Until there is a new CBA, the only way for the Kansas City Chiefs to improve their roster will be through the draft. One position that will no doubt be addressed, no matter what happens with free agency, is offensive tackle. Did the 2010 starter at right tackle, Barry Richardson, play well enough to be in the mix in 2011? Josh Looney seems to think so.
Three years into his NFL career, Richardson finally saw regular playing time in 2010. In fact, Richardson was one of the best success stories on the team last season after starting all 16 games, plus a post-season game, at right tackle. He’s definitely come a long way since being cut following Todd Haley’s first training camp in 2009.
To say that Richardson’s 2010 season was “surprising” is probably a fair statement.
Sure, Richardson was far from flawless in his first year as a starter. He led the team in penalties (9), penalty yards (63) and gave up 5.0 sacks, but he also exceeded any and all preseason expectations.
Richardson played at a winning level last season, but was that level high enough for the Chiefs to push other positions of need into higher priority this off-season? The answer to that question should play out in front of us over the coming months.
There is no doubt Richardson was one of the biggest surprises, considering he was viewed as a fringe player going into training camp last year. The right tackle job was supposed to belong to Ryan O’Callaghan, a guy that Scott Pioli quickly scooped up from the New England Patriots the year before. But there was Richardson lining up with the first team in place of an injured O’Callaghan and then staying there even after that injury was healed.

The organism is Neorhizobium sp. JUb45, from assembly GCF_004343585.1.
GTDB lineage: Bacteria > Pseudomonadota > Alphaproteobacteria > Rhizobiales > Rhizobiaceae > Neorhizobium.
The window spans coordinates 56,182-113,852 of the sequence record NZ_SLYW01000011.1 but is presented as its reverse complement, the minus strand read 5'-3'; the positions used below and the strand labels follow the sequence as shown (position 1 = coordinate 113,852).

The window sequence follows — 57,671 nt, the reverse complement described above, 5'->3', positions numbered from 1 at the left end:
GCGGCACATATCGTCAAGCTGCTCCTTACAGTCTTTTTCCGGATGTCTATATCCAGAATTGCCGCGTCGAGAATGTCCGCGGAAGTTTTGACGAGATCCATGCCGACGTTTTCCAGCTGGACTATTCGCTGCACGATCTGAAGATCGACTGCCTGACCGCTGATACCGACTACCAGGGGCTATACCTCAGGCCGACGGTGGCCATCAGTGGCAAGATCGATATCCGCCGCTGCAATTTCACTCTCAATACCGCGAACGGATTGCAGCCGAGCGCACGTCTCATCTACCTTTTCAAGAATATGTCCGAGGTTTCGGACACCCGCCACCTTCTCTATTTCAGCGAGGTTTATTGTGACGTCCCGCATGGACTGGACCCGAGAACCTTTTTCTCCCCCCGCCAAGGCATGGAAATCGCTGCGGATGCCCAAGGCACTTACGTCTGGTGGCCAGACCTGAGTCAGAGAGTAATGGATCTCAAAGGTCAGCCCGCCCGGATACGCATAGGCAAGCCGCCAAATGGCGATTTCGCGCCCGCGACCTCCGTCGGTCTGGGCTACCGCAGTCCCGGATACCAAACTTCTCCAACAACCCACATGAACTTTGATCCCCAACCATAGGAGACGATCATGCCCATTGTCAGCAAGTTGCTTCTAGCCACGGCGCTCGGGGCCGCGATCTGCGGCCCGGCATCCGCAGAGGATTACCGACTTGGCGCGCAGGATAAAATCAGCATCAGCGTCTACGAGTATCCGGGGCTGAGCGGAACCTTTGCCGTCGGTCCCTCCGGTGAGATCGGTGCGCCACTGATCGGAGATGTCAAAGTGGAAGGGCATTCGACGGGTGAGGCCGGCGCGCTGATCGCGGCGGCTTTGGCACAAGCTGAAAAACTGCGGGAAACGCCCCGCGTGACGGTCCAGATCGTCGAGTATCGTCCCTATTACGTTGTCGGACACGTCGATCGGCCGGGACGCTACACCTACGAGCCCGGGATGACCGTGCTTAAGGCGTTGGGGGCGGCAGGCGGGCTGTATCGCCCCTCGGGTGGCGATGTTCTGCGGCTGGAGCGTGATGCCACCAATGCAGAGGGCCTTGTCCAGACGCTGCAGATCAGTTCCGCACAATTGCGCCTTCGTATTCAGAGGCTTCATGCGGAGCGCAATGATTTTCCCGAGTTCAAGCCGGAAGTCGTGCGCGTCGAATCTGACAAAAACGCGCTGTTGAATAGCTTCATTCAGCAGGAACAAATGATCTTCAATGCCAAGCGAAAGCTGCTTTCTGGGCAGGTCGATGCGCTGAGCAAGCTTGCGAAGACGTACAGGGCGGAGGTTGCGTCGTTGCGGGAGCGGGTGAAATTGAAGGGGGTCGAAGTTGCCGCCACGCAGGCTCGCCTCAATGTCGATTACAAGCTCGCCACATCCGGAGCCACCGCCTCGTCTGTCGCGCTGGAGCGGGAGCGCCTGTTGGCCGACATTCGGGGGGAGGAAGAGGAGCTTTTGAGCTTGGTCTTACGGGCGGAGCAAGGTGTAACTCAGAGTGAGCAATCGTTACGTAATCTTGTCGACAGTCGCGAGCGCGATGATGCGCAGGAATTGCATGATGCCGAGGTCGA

However, surprising shouldn’t be taken as “winning”. If playing on a winning team means Richardson played at a winning level, then you should make that argument about every player on the roster. In this specific case, there was little about his performance on the field that should be considering at a “winning level”.
For an offensive line that owned the league’s best rushing attack, Richardson so often was the weakest link. If it’s moving Branden Albert to the right side — an idea I’ve never been a huge fan of — or drafting a tackle in the first round, the Kansas City Chiefs need to do everything they can to improve right offensive tackle.
Though it clearly didn’t alter Haley or Pioli’s feelings towards Richardson, don’t forget that he had an altercation with special teams coach Steve Hoffman during a game this past year. We all know getting the job done on the field — right or wrong — is the more important than a run-in with a coach, but that possibility of snapping also should be a part of the equation when weighing the options going into next season.